With Forum Communications running a multi-part series on human trafficking in North Dakota (“trafficking” is the new media/political buzzword for what is traditionally called prostitution), the issue is in a lot of people’s minds. And rightfully so. The virtual enslavement of human beings to be used as for-hire sex toys is despicable, and those guilty of that sort of forced servitude and rank victimization ought to be caught and prosecuted.
Unfortunately, as is often the case with these sort of issues, concern over these crimes has resulted in a lot of bad policy making as politicians grandstand on the issue and knee-jerk legislation is passed.
For instance, a few sessions ago the legislature created “human trafficking” sections in our state law which make it an A felony to traffick and adult for sex and a AA felony to traffick a minor (see this chapter of the Century Code). Under the law, human trafficking “means the promotion, recruitment, transportation, transfer, harboring, enticement, provision, obtaining, or receipt of a person by any means” for the purposes of prostitution.
But also on the books is the state’s old prostitution law, which makes selling sex services a Class B Misdemeanor as long as it doesn’t include trafficking.
Last year a SAB reader who also happens to be a prosecutor in the state emailed me in frustration over these changes in the law noting that there is far too much overlap and redundancy:
Since you can’t solicit sex from another, or pay for sex under this section without necessarily “promoting” or “enticing” the sex act as defined in the human trafficking law, what the legislature did was convert a number of routine prostitution cases to Human Trafficking class A felonies. I have seen some of the “Human Trafficking” stories in our media when they have been charged out because human trafficking gets the headlines, and they appear to be just the same old prostitution under a new name. …
By the way, if you look at whole prostitution chapter, you will see that it has always been a felony to traffic hookers in ND, it just didn’t have the scary headline grabbing name of “Human Trafficking”. We need our PR charades I guess…
But today’s chapter in the Forum series deals with legislation which would decriminalize prostitution for minors who are victims of trafficking. You can read the article here. The bill is SB2107, and actually exempts minors who are victims of trafficking from more than just prostitution statutes:
This seems like common sense reform to me. It seems counterproductive, and bordering on cruel, to criminalize acts of desperation engaged in by someone who is themselves the victim of a monstrous crime. Especially when we’re talking about minors.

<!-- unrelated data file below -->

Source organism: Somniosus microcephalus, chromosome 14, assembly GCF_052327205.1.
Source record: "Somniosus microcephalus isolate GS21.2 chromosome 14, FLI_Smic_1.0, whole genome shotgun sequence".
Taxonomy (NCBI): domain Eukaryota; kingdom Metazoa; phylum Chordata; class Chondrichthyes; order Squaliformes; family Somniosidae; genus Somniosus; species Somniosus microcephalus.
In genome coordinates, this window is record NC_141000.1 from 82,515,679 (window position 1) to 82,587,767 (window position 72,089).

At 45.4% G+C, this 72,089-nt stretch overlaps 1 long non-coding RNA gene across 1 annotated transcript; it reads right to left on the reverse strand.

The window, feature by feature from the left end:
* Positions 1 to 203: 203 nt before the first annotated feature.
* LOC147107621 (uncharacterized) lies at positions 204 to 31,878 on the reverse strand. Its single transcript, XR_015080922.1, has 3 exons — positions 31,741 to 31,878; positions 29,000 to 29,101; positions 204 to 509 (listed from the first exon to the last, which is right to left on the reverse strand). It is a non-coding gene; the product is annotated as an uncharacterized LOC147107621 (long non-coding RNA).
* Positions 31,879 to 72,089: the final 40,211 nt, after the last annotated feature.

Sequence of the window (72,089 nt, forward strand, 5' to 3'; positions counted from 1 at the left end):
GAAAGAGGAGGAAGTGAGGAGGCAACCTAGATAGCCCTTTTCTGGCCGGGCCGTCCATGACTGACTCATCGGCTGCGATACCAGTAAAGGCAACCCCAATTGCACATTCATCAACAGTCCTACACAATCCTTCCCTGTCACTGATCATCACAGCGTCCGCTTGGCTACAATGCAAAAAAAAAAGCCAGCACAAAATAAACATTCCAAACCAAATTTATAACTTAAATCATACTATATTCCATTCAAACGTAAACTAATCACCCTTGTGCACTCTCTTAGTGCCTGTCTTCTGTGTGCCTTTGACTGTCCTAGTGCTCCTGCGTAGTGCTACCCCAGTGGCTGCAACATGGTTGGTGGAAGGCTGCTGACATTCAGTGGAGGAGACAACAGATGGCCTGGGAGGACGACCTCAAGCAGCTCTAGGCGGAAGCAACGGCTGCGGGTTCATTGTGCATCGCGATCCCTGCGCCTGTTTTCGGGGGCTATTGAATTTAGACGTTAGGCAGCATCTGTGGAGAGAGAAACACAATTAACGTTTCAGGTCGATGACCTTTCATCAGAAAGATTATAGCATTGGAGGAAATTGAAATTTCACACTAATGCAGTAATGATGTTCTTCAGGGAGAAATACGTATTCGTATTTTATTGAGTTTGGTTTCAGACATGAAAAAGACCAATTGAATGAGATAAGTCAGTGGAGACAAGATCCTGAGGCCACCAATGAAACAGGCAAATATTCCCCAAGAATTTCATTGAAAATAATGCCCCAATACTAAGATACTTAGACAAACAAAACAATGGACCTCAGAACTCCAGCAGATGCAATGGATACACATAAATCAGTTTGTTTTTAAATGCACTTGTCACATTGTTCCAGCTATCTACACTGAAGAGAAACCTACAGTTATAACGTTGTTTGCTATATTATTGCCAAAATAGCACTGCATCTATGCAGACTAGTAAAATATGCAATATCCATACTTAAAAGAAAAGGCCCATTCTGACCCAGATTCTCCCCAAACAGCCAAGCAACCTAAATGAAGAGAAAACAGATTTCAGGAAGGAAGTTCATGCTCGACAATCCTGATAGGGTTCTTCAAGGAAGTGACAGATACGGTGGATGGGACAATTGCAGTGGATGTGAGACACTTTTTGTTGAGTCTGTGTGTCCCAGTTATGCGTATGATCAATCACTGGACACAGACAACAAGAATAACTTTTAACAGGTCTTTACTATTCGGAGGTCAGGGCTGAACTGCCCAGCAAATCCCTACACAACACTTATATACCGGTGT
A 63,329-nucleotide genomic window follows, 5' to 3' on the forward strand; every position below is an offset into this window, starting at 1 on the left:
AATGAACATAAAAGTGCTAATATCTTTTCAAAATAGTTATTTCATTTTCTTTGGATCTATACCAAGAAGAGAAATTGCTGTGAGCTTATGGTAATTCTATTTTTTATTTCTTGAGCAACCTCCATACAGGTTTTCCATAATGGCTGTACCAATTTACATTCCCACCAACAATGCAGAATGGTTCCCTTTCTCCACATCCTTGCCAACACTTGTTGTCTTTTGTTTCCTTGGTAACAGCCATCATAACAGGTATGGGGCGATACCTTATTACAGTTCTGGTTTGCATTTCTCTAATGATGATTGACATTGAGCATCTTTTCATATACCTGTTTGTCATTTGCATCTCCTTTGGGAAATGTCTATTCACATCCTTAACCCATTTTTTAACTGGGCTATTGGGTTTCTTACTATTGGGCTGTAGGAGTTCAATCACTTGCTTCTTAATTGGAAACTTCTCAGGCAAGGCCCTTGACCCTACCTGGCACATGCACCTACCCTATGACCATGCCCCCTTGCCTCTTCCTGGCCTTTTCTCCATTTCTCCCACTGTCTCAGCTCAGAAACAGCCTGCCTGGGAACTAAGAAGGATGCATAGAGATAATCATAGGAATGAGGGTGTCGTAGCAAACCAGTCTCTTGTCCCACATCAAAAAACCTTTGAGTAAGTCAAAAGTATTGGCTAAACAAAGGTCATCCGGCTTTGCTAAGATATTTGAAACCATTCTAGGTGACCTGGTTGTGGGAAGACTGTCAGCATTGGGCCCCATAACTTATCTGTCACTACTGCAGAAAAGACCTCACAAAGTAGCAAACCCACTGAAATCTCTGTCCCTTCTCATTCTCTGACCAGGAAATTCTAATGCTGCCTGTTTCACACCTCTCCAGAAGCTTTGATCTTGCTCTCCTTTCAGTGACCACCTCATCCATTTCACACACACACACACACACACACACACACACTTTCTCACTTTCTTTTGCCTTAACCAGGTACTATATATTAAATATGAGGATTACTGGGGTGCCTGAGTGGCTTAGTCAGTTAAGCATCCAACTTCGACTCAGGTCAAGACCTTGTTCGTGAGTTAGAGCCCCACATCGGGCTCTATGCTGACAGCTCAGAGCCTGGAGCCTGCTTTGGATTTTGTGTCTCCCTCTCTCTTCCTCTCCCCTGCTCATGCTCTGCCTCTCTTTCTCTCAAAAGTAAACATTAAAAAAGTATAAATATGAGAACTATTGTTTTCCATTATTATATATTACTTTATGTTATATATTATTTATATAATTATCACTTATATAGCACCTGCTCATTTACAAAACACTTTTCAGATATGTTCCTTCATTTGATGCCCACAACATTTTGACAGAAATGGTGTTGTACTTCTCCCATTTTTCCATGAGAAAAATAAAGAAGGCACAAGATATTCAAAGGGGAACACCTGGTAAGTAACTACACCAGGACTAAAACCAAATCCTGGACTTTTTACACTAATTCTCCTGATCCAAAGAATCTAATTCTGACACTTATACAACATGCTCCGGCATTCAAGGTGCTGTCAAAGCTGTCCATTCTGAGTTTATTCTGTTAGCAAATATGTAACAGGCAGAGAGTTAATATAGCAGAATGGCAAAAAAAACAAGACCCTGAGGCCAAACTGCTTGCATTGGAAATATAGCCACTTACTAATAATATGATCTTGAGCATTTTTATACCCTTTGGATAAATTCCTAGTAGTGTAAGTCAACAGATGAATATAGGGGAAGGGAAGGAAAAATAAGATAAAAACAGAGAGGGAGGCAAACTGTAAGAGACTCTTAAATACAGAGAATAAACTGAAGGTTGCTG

[mks_pullquote align=”right” width=”300″ size=”24″ bg_color=”#000000″ txt_color=”#ffffff”]”If we decriminalize prostitution for victims of human trafficking, what we’re saying is that prostitution is only a crime if you do it willingly. Does that make any sense?”[/mks_pullquote]
This is a step toward recognizing that the criminal act in trafficking isn’t the sex (although sex with minors by adults is and should be illegal), but enslavement of sex workers.
Prostitutes aren’t criminals. Nor, for that matter, are people engage in willing seller/willing buyer transactions with prostitutes. People who hold prostitutes captive and force them to provide services against their will are criminals. They are the root of the problem in the human trafficking issue.
Which brings me to a point I’ve been making for some time: If we want to get at the root of this problem, why remove the legal circumstances that empower human traffickers? Why not end the prohibition of prostitution which empowers shadowy networks of criminals to provide in-demand sex services on the black market in the same way organized crime enriched itself by providing alcohol in the era of the Volstead Act?
If we decriminalize prostitution for victims of human trafficking, what we’re saying is that prostitution is only a crime if you do it willingly. Does that make any sense?
We are never going to stop prostitution. As long as there are people who are willing to pay for sex, there will be other people willing to provide that sex. Given this reality, wouldn’t it make sense to legalize sexual transactions which consist of a willing seller and a willing buyer (as distasteful as most of us find it) in order to isolate and undermine those who would traffick in sex slaves?